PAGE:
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October 29, 2014

Brazil's Soybeans being Planting at Half the Normal Pace

The Brazilian weather has improved over the past week with more numerous showers falling across central Brazil. The heaviest amounts of rainfall were recorded in the state of Mato Grosso and amounts decreased as you move east into states such as Goias, Minas Gerais, and Bahia. There are more rains in the forecast, so it looks like the planting conditions in most of Brazil will continue to improve.

The Brazilian soybean crop is approximately 15-17% planted which is slightly less than half the normal pace of approximately 35%. The most advanced planting pace is in the state of Parana where 30% of the soybeans have been planted followed by Mato Grosso do Sul at about 24%, Mato Grosso 16%, and Goias 8%. Of the major soybeans producing states, Mato Grosso is probably the furthest behind at 16% planted especially in central Mato Grosso where the soybean planting typically surpasses 50% by this date. The third major soybean producing state in Brazil is Rio Grande do Sul and soybean planting in that state is just getting underway.

It is going to take several weeks to get all the soybeans planted in Brazil so we can now say that about 40-45% of Brazil's soybeans will be planted outside of the ideal planting window, which in central Brazil is generally considered between October 1st and October 20th. In southern Brazil, the planting window extends longer into November and most of the soybeans in southern Brazil can still be probably planted in a normal time frame.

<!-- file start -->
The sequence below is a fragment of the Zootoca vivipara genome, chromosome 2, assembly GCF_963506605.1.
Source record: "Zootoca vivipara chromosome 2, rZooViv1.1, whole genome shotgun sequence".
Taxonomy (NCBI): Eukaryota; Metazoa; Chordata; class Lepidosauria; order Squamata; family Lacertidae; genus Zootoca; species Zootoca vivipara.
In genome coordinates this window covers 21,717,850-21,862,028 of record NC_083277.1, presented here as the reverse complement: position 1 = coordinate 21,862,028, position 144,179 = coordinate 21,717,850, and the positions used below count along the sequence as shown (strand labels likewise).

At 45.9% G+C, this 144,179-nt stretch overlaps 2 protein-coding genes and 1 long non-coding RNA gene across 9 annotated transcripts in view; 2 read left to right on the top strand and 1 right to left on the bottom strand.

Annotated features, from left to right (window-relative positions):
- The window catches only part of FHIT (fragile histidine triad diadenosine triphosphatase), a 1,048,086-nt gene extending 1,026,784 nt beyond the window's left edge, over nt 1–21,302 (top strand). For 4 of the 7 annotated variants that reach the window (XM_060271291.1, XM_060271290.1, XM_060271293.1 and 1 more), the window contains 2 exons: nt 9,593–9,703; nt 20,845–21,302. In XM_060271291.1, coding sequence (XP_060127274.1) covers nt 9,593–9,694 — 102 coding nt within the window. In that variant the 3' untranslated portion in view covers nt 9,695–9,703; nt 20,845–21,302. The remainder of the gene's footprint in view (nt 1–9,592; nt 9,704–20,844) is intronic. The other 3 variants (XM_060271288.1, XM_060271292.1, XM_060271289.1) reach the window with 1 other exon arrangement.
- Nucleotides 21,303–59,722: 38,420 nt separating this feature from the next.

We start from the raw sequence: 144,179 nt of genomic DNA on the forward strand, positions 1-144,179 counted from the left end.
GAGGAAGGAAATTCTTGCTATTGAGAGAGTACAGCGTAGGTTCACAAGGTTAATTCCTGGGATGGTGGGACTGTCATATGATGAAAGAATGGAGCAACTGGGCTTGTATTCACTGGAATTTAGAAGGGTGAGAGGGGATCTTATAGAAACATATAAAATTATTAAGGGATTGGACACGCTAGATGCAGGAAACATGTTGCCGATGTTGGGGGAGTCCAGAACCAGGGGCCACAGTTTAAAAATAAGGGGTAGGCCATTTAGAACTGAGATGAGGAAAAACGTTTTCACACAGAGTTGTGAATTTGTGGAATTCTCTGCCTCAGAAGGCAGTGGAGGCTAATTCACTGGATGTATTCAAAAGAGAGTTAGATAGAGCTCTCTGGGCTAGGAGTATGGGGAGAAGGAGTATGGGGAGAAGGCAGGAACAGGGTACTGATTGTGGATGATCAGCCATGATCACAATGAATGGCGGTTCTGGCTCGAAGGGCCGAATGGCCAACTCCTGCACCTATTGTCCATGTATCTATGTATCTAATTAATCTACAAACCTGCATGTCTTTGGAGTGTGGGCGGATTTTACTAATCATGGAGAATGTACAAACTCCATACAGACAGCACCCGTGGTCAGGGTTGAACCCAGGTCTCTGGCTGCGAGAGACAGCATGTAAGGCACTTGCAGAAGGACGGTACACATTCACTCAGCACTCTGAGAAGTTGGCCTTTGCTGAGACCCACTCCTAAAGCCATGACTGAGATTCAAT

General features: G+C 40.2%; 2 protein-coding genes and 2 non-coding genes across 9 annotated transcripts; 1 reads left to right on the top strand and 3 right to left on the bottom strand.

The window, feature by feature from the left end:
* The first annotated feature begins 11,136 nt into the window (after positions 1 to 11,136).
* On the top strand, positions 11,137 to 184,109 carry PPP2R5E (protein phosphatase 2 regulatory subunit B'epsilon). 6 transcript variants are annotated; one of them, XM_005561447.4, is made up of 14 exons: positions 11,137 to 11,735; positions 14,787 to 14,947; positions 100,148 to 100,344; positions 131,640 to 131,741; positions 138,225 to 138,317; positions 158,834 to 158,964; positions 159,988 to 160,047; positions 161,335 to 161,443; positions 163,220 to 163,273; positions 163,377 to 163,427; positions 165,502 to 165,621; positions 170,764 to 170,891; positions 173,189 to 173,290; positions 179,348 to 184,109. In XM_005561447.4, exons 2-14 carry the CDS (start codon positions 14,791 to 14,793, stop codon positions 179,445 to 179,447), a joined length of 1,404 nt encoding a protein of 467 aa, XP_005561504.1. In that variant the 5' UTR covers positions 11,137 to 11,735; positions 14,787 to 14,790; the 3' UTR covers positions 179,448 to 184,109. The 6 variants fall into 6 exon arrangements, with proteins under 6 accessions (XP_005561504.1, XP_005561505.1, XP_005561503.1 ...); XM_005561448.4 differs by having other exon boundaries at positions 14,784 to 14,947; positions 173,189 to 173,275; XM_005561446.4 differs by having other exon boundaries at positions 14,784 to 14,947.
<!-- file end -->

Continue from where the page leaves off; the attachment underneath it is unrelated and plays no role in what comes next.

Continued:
Just because soybeans are planted later than normal in Brazil, that does not preclude a good soybean yield if the weather cooperates for the remainder of the growing season. What it does mean though is that the risk factors are increasing including: more concentrated developmental windows for the crop, being exposed to disease and insect pressures for a longer period of time, more vulnerability to dry weather later in the growing season, and a more concentrated harvest period during the peak of the rainy season.

Brazilian farmers generally try to spread out their risks by planting over an extended period of time and by planting soybeans of different maturity lengths. That is not going to be the case this year. Farmers in Brazil are trying to make up for lost time by planting as quickly as possible which means there will be a higher percentage of the crop maturing at the same time. Trying to harvest soybeans in Brazil during the rainy season is always a challenge and it might be even more of a challenge early next year when a large portion of the crop will be ready to harvest at the same time.